Multi award-winning Cheek by Jowl returns to Bath after, most recently, bringing its acclaimed production of ’Tis Pity She’s A Whore to the Theatre Royal in June 2014 as part of an international tour. Since it was founded by Joint Artistic Directors Declan Donnellan and Nick Ormerod in 1981, the company has performed in over 400 cities in over 40 countries, spanning six continents and has received numerous international awards. An international company, Cheek by Jowl has presented large scale classical and modern works in three languages – English, French and Russian, whilst performing worldwide, and is an Associate of London’s Barbican Centre.
Cheek by Jowl has established a reputation as a training ground for young actors. The company has given many young artists their first professional experience and countless highly respected actors of stage and screen have worked with Cheek by Jowl early on in their careers, including Daniel Craig, Tom Hiddleston and Adrian Lester.
Orlando James plays the role of Leontes, King of Sicilia. He returns to the Theatre Royal Bath after recent performances in ’Tis Pity She’s A Whore staged by Cheek by Jowl in 2014, Another Country in 2013, and The Madness of George III in Bath in 2011, which transferred to the West End in 2012. The roles of Queen Hermione and Dorcas are played by Natalie Radmall-Quirke, whose theatre credits include many roles in Dublin at the Abbey Theatre, Gaiety Theatre and Gate Theatre, as well as London’s Southwark Playhouse and Finborough Theatre.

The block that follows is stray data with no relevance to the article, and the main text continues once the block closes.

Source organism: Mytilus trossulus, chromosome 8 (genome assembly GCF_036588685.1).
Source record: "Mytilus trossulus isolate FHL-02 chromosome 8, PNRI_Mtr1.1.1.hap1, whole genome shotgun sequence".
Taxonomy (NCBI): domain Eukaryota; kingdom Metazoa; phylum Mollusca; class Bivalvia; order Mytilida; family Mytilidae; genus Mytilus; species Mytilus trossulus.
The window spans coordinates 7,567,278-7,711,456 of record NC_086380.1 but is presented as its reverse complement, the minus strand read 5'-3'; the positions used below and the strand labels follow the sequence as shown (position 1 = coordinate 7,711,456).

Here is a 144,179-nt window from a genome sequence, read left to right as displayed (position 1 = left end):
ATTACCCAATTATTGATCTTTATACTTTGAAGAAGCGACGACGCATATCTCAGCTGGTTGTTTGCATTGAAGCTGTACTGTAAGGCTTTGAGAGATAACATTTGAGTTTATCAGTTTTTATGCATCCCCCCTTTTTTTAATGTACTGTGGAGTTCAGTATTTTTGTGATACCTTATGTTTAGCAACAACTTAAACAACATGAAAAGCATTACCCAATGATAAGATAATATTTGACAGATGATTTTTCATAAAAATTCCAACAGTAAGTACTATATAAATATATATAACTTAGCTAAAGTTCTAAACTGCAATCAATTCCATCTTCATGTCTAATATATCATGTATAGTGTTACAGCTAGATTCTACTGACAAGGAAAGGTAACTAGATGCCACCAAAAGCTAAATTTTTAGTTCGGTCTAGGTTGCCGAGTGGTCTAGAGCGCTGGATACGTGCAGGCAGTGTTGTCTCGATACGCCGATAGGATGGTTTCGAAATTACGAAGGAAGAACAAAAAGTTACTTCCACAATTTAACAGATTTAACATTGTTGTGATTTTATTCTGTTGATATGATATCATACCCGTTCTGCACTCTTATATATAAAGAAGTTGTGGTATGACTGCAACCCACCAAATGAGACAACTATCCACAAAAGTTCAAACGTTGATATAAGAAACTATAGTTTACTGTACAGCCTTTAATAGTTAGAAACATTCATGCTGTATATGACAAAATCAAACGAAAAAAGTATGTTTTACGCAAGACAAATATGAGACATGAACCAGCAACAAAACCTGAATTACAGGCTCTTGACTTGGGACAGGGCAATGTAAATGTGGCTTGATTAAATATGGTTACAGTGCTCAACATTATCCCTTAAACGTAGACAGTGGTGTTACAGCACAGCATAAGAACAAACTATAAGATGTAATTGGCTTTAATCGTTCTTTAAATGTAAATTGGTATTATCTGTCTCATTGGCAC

Peter Moreton, who plays Antigonus and Old Shepherd, has previously performed at Bath’s Theatre Royal in ’Tis Pity She’s A Whore in 2014, The Hound of the Baskervilles in 2008 and Nicholas Nickleby in 2007. His theatre work includes Shakespeare in Love, directed by Declan Donnellan and The Resistible Rise of Arturo Ui, both in the West End; Tales from the Vienna Woods at the National Theatre; The Prince of Homburg for the RSC; and Good at Donmar Warehouse. His television credits include Doctors, Rosemary and Thyme and Lovejoy.
Joy Richardson plays the roles of Paulina and Mopsa. Her stage credits include Shakespeare in Love, directed by Declan Donnellan in the West End; Much Ado About Nothing and The Taming of the Shrew for Shakespeare’s Globe; and Welcome to Thebes, The Observer, The Oresteia and Fuente Ovejuna at the National Theatre. Her television credits include Holby City, Doctors, Judge John Deed, Silent Witness and Rhinoceros.
The cast also features Grace Andrews as Time and Emilia, Joseph Black as Cleomenes, David Carr as Camillo, Tom Cawte as Mamillius, Ryan Donaldson as Autolycus, Eleanor McLoughlin as Perdita, Edward Sayer as Polixenes, Sam Woolf as Florizel, and, as Young Shepherd, Sam McArdle, who last played Bath in ’Tis Pity She’s A Whore in 2014.
The first recorded performance of William Shakespeare’s The Winter’s Tale was at The Globe on 15 May 1611, and later that year it was presented at Whitehall before King James I. In 1613 the play was presented as part of the wedding celebrations of James’ daughter Elizabeth to Frederick V, later King of Bohemia. The play was first printed at the end of the Comedies section in the First Folio in 1623.
Photo Credit: Johan Persson